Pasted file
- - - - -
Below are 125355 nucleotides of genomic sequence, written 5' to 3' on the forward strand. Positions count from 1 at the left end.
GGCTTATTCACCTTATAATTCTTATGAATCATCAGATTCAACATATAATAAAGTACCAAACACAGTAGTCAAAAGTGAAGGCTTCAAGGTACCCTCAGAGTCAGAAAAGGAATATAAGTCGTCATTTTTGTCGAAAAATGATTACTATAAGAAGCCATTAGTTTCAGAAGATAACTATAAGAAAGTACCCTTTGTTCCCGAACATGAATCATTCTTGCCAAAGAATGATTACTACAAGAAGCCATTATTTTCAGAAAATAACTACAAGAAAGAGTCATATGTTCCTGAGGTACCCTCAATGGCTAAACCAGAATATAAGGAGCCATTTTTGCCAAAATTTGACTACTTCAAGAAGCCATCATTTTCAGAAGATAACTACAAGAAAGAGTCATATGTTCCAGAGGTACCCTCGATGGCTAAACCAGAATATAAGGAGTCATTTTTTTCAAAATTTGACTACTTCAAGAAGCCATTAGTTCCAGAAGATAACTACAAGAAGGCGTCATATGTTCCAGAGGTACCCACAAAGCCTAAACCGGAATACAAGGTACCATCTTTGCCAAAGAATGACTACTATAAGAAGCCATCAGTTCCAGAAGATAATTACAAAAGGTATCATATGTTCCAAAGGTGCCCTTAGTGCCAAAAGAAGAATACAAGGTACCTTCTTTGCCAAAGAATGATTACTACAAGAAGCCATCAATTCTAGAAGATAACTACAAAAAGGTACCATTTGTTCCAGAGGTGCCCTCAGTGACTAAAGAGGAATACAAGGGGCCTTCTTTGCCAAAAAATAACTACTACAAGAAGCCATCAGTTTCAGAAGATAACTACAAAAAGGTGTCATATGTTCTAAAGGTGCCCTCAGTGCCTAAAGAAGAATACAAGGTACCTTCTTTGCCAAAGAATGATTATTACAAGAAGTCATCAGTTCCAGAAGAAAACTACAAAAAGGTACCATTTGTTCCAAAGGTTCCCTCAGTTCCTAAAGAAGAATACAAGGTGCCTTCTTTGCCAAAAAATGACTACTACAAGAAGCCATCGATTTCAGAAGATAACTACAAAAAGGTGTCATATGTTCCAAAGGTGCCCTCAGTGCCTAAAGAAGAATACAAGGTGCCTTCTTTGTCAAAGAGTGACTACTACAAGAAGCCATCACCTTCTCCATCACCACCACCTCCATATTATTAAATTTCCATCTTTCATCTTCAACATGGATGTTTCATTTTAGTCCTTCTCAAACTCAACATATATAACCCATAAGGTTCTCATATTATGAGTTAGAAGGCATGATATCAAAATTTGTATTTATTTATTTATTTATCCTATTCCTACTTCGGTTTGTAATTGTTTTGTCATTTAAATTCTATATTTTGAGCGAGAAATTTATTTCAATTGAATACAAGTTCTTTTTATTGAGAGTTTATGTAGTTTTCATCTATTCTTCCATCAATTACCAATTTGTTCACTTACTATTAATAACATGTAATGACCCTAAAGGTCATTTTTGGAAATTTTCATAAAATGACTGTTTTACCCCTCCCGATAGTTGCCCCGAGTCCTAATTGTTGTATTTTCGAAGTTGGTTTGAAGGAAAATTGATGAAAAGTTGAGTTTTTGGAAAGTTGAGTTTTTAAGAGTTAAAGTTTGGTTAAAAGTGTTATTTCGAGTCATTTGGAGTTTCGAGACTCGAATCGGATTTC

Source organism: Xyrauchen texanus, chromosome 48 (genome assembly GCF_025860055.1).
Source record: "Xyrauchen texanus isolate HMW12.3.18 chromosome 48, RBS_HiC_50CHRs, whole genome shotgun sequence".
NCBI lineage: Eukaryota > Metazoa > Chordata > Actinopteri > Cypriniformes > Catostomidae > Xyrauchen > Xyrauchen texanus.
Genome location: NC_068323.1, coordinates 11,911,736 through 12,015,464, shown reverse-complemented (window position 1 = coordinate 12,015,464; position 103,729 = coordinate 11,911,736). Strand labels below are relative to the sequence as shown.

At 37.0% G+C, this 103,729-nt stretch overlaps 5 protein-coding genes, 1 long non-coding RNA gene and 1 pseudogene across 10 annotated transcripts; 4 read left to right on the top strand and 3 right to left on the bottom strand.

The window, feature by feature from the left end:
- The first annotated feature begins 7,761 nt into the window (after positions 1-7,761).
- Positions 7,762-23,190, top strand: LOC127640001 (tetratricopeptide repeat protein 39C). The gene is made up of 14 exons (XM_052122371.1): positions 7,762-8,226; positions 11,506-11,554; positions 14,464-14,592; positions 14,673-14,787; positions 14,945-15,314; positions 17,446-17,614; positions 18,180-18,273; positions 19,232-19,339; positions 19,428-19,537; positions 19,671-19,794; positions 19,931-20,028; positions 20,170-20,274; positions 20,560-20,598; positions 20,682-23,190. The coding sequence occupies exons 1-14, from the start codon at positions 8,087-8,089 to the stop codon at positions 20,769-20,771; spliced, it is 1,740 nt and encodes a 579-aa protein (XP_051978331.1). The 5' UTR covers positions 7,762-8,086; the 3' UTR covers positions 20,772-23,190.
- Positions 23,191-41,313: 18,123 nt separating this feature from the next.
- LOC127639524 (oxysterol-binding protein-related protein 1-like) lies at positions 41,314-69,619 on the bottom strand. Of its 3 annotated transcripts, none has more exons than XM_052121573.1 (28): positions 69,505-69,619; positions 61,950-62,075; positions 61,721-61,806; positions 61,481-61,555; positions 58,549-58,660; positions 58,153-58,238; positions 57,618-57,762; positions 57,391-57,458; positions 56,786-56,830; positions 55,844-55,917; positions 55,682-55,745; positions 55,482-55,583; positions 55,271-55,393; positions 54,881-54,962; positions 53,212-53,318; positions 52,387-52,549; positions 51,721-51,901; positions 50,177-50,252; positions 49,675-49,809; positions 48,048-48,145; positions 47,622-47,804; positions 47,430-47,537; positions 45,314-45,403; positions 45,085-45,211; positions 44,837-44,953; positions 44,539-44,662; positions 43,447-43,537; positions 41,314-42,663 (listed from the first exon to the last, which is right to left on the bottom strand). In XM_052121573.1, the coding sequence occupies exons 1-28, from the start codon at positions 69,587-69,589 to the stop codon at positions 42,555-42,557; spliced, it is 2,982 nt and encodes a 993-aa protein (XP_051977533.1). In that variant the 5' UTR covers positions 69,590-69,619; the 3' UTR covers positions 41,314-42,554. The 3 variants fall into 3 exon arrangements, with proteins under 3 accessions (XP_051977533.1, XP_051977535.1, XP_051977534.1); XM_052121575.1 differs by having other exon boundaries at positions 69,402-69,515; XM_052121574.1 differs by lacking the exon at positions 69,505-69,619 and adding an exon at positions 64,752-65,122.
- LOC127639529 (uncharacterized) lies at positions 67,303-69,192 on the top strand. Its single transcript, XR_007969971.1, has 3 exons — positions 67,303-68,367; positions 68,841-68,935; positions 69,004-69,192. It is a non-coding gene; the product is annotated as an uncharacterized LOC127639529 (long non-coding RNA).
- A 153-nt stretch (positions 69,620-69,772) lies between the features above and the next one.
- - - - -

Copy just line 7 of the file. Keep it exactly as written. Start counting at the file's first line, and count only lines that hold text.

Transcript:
At 37.0% G+C, this 103,729-nt stretch overlaps 5 protein-coding genes, 1 long non-coding RNA gene and 1 pseudogene across 10 annotated transcripts; 4 read left to right on the top strand and 3 right to left on the bottom strand.